Fall is a time to make positive changes. You may decide to take a new class, finally get around to redecorating your bedroom or, on a more serious note, make a huge career leap. Jumping ship is never an easy decision. Are you just in a rut? Or is it really time to think about making a transition? Here are some tips to know whether that tension in your gut is the post-summer blues or something bigger — and if so, what to do if a career move is on the horizon.

1. Do a Self-Assessment

If you’re struggling to get focused, take time to look at the big picture. What are the key projects on your plate, and what skills will you learn from them? How do they contribute to the overall vision for the company or client? How will they make you more capable to take on bigger projects in the future? It’s one thing to be dreading the tasks on your never-ending to-do list, and it’s another to be utterly unenthused by your work or where your job might take you in a month or a year.

Another important part of this assessment is to look above and around you. Do you want your boss’s job? Do you want your boss’s boss’s job? If you cringe at the thought of shouldering those responsibilities, chances are you’re on the wrong path — or at least with the wrong company to take you where you want to go.

2. Get Focused

So, you’ve taken your time to reflect, and that tension is telling you it’s time to make a change. That’s great. But it doesn’t mean you should resign without a strategy. The first question you need to answer is why you want to make a change. Is it because of the company? Your career path in general?

If you’re in the first camp, you’re not alone. In fact, most companies don’t have a clue how to hire people who will fit their culture — which means you’ll need to do the work to figure out if a company is right for you. At The Muse, we believe in showcasing employers’ culture even more than their jobs, so you can explore what it’s like to work there before you apply. You can also look for brands you love and check LinkedIn for mutual friends who can share the inside scoop. One friend of mine started her search for an agency job a full year before landing a new gig, by setting up informational interviews and building relationships. Sounds like a lot, but it’s easier than working really hard to get a job offer only to realize you’re right back where you started on day one.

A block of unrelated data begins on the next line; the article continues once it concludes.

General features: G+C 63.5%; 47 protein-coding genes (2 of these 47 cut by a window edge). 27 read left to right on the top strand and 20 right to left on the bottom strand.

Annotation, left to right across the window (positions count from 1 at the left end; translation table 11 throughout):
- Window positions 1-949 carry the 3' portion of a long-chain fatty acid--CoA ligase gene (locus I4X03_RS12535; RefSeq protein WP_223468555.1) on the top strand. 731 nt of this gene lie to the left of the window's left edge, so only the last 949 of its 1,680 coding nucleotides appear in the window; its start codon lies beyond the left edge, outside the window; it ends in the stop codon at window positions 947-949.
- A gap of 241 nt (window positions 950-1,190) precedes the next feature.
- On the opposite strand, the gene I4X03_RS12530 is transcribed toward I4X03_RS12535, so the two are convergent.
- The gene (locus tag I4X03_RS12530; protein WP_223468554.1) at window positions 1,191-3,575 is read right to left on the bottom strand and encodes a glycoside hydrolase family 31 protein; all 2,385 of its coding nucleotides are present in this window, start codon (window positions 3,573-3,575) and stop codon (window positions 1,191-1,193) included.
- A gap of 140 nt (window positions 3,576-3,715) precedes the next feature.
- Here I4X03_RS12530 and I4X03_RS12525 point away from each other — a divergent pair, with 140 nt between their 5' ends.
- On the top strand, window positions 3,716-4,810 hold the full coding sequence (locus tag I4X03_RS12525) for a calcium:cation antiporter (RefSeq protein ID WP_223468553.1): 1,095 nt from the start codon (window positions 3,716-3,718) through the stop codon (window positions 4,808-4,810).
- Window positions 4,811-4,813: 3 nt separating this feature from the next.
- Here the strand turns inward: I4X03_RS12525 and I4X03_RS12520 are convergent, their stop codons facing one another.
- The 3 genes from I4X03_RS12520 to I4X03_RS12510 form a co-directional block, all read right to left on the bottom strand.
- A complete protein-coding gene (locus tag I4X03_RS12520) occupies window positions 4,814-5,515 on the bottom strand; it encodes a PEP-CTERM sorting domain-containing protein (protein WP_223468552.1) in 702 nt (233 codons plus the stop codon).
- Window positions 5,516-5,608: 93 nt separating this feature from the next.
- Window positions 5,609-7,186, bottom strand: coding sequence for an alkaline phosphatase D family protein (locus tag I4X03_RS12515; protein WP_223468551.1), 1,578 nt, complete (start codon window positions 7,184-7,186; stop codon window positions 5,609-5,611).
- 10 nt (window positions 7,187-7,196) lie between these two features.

And what happens if you’re in the second camp and you wake up to realize you don’t want to do this anymore? First, know that career pivots are totally okay — in fact, they’re becoming far more common in today’s world. The first thing you need to do is figure out what skills you like using in your current work life. Maybe you’re a great writer and you’re good with managing clients, but you are done with advertising. Look into industries and fields that leverage those same skills. Create a list of transferrable skills you want to use in your next position and use that as your blueprint for your research.

No matter what, if you’re moving into something totally different, you want to make sure to test drive that new career before you take it on a cross-country trip. Consider doing volunteer work for a local nonprofit or community club that you enjoy being a part of. This will help you strengthen your network with groups that share similar passions and give you some hands-on experience. At the very least, you’ll have new experience to share on your resume, possible case studies or referrals for the work you’ve done.

3. Give Yourself a Break

There’s a natural tension between finding the most inspirational, sexy version of your career and what might be considered thoughtful or practical for where you are. While it’s healthy to be excited and involved in your career path, you want to make sure you don’t let those feelings hold you back from focusing on what’s right in front of you.

During my journey to build The Muse, I took a role with management consulting firm McKinsey and worked for the Clinton Global Health initiative working with vaccines in Rwanda. I discovered pretty quickly that those paths were not the right ones for me, but there was still a lot to learn from each experience. If I had been too focused on the next step, I would have been blinded to the opportunities in front of me — including meeting my co-founder, Alex, at McKinsey.

Outside of the ones you have with your family or significant other, the relationship you have with your career is one of the most important. From it we find a sense of purpose, deep friendships with colleagues and a feeling of being part of something bigger. But just like a romantic relationship, our career path isn’t going to be a Disney movie. There are troughs and valleys; times of utter joy and times when you feel like you just can’t take it anymore. Your job is to learn how to listen to your gut and decipher between the raw emotion that comes with being challenged and the alarm bells that something bigger is wrong. Once you have that level of self-awareness, you’re positioned to win the long game.

If you could switch careers, what would you do? Tell us in the comment section below!